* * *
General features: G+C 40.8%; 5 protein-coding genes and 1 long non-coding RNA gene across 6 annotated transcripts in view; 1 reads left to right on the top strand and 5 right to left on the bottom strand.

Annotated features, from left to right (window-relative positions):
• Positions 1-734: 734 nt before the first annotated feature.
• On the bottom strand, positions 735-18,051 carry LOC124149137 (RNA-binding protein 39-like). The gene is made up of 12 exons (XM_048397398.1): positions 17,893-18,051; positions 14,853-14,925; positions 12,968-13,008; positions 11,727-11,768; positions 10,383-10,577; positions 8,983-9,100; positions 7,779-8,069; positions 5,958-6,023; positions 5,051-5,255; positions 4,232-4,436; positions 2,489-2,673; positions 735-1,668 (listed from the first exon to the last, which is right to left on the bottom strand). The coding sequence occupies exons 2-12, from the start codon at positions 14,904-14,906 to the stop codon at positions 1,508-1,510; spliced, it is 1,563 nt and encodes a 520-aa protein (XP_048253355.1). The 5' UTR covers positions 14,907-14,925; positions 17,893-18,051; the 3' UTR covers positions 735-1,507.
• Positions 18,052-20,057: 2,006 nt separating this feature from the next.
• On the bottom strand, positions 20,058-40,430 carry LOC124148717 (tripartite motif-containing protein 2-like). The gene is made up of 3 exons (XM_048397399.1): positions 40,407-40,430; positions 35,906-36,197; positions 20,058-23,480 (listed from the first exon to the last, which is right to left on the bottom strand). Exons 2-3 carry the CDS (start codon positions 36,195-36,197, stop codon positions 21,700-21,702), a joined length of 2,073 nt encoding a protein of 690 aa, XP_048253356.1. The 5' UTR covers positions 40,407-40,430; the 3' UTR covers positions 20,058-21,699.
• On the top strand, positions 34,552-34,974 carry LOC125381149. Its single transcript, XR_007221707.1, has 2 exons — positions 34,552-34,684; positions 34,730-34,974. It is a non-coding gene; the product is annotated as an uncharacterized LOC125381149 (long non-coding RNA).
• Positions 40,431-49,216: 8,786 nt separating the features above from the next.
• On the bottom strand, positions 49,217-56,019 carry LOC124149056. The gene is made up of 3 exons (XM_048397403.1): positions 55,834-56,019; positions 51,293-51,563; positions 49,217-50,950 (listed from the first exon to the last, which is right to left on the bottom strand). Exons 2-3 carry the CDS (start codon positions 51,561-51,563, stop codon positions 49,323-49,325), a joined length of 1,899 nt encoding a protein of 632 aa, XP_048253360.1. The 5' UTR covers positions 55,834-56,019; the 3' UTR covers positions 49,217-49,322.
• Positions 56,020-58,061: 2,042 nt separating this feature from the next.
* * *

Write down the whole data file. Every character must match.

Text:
General features: G+C 40.8%; 5 protein-coding genes and 1 long non-coding RNA gene across 6 annotated transcripts in view; 1 reads left to right on the top strand and 5 right to left on the bottom strand.

Annotated features, from left to right (window-relative positions):
• Positions 1-734: 734 nt before the first annotated feature.
• On the bottom strand, positions 735-18,051 carry LOC124149137 (RNA-binding protein 39-like). The gene is made up of 12 exons (XM_048397398.1): positions 17,893-18,051; positions 14,853-14,925; positions 12,968-13,008; positions 11,727-11,768; positions 10,383-10,577; positions 8,983-9,100; positions 7,779-8,069; positions 5,958-6,023; positions 5,051-5,255; positions 4,232-4,436; positions 2,489-2,673; positions 735-1,668 (listed from the first exon to the last, which is right to left on the bottom strand). The coding sequence occupies exons 2-12, from the start codon at positions 14,904-14,906 to the stop codon at positions 1,508-1,510; spliced, it is 1,563 nt and encodes a 520-aa protein (XP_048253355.1). The 5' UTR covers positions 14,907-14,925; positions 17,893-18,051; the 3' UTR covers positions 735-1,507.
• Positions 18,052-20,057: 2,006 nt separating this feature from the next.
• On the bottom strand, positions 20,058-40,430 carry LOC124148717 (tripartite motif-containing protein 2-like). The gene is made up of 3 exons (XM_048397399.1): positions 40,407-40,430; positions 35,906-36,197; positions 20,058-23,480 (listed from the first exon to the last, which is right to left on the bottom strand). Exons 2-3 carry the CDS (start codon positions 36,195-36,197, stop codon positions 21,700-21,702), a joined length of 2,073 nt encoding a protein of 690 aa, XP_048253356.1. The 5' UTR covers positions 40,407-40,430; the 3' UTR covers positions 20,058-21,699.
• On the top strand, positions 34,552-34,974 carry LOC125381149. Its single transcript, XR_007221707.1, has 2 exons — positions 34,552-34,684; positions 34,730-34,974. It is a non-coding gene; the product is annotated as an uncharacterized LOC125381149 (long non-coding RNA).
• Positions 40,431-49,216: 8,786 nt separating the features above from the next.
• On the bottom strand, positions 49,217-56,019 carry LOC124149056. The gene is made up of 3 exons (XM_048397403.1): positions 55,834-56,019; positions 51,293-51,563; positions 49,217-50,950 (listed from the first exon to the last, which is right to left on the bottom strand). Exons 2-3 carry the CDS (start codon positions 51,561-51,563, stop codon positions 49,323-49,325), a joined length of 1,899 nt encoding a protein of 632 aa, XP_048253360.1. The 5' UTR covers positions 55,834-56,019; the 3' UTR covers positions 49,217-49,322.
• Positions 56,020-58,061: 2,042 nt separating this feature from the next.